Notes from the Field: Update on Eurasian Otter Conservation in Armenia

The Detroit Zoological Society (DZS) continued its field conservation work in Armenia this spring to study and preserve declining populations of endangered Eurasian otters.

Armenia is a nation slightly larger than the state of Massachusetts, but in terms of biodiversity and topographic variation, it boasts an impressive richness. A day’s drive can include visits to snowy mountain passes at an elevation of more than 8,000 feet near the spa town of Jermuk, as well as hot and arid lowlands of the Meghri Valley along the Iranian border. It is a landlocked nation in the Caucasus region between Asia and Europe, but its abundant streams and rivers provide ecological and economic lifeblood for the nation. During this spring’s expedition, we spent a little more than a week traversing the serpentine roads as we followed up on leads and evaluated potential otter habitats.

We began this trip in the capital of Yerevan and worked our way through all of the watersheds in the southern half of the country. A consistent theme throughout the week was high water due to heavy spring rains. This limited our access to the riverbanks and made it challenging to select suitable locations to deploy motion-activated cameras and conduct formal surveys. Previous trips to other watersheds in the north, such as Lake Arpi, had recently yielded numerous photographs and video clips of otters with these cameras, with in some cases as many as four individuals in a single frame. This time around, we had to rely on other methods to document the presence of otters in each of the southern watersheds.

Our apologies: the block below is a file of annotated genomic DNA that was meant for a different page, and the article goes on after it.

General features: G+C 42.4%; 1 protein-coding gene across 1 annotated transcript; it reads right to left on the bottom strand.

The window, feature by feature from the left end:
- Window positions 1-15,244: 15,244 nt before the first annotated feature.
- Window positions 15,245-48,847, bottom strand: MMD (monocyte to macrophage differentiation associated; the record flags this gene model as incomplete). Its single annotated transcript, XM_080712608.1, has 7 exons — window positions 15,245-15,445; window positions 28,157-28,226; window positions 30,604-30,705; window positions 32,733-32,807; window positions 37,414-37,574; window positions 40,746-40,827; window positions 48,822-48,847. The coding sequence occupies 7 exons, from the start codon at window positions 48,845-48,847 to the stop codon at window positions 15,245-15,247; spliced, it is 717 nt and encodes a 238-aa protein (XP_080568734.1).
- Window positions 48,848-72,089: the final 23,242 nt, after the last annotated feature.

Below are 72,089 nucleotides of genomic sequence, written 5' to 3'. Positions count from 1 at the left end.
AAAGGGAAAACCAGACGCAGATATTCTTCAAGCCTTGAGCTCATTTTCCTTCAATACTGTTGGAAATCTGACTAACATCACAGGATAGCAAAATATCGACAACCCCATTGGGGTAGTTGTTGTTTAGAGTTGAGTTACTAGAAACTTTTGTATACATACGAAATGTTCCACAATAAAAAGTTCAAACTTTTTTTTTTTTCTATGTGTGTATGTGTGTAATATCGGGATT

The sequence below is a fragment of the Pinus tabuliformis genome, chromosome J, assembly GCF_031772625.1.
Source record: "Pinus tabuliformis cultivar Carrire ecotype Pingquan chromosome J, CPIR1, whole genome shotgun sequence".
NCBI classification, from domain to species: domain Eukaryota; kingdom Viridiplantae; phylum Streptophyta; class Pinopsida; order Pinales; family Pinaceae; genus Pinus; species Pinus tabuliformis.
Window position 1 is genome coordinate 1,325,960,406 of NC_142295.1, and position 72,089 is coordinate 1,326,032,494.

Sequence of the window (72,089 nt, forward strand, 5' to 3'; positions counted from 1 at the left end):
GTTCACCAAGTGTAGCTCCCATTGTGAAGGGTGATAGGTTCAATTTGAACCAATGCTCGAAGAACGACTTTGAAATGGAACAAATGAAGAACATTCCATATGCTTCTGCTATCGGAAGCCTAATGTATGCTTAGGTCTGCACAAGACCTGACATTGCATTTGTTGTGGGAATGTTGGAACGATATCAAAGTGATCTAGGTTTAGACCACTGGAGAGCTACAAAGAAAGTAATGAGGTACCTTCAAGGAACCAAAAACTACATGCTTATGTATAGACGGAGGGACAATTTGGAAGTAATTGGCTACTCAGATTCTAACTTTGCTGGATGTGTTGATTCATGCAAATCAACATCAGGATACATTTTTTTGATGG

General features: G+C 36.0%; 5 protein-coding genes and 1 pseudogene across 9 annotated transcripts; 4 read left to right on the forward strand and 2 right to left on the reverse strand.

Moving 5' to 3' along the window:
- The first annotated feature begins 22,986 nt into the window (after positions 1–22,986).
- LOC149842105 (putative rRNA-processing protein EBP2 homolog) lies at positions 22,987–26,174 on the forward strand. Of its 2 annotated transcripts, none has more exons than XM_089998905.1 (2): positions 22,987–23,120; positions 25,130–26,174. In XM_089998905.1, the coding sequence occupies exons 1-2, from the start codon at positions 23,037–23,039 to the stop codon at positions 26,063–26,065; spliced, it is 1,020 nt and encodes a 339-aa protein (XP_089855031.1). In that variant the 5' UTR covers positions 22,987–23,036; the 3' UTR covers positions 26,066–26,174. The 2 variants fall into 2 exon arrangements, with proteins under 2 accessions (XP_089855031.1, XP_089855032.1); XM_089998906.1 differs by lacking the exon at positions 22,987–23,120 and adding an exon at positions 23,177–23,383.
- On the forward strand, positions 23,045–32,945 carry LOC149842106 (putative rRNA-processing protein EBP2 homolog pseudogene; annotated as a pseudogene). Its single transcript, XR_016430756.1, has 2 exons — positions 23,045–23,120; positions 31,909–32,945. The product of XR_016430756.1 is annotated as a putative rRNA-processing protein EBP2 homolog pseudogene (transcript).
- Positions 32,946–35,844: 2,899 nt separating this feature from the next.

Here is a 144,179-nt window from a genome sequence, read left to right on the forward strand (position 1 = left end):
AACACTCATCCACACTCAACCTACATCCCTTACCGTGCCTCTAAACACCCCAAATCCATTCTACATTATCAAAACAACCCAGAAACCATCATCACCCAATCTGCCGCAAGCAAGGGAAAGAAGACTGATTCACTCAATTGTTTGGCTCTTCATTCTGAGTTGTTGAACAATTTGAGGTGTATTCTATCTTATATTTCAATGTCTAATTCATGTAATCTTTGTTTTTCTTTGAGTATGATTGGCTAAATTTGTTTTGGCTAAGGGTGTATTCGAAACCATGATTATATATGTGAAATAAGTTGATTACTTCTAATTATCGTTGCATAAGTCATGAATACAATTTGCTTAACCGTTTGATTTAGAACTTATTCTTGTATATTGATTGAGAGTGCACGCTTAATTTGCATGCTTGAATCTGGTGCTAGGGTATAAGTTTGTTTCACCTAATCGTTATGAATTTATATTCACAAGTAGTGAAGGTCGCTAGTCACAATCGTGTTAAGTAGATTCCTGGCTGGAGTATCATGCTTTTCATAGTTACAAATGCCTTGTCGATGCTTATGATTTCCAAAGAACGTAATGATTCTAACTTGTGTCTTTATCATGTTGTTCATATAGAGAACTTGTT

Interviews with local conservationists, fish farmers, anglers and hunters proved to be our most valuable resources. Through these leads, we were able to locate and explore otter habitats and document signs such as footprints, feeding remains and scat. We also visited several fish farms, ranging in size from small residential ponds to larger facilities with dozens of cascading holding pools. In most cases, the fish farmers were challenged by otters raiding their stock, and in some cases, significantly threatening the viability of their entire operation. Dogs are frequently used as a deterrent, and one resident with a small fish pond showed us security camera footage of an otter taking shelter in the water until the dogs were distracted and allowed an opportunity for it to escape. In some cases, we were able to provide counsel to fish farmers regarding what type of perimeter fencing modifications would be effective in excluding otters.

The people of Armenia clearly value their biodiversity and have an openness to learning more about the important role that Eurasian otters play in it. Key challenges ahead for the species appear to be direct human conflict, pollution from mining, and habitat fragmentation due to hydroelectric dams. The DZS will continue to work with Armenian researchers to document the distribution of otters and strengthen efforts to establish protected areas for them.

– Brian Manfre is a mammal department supervisor for the Detroit Zoological Society.

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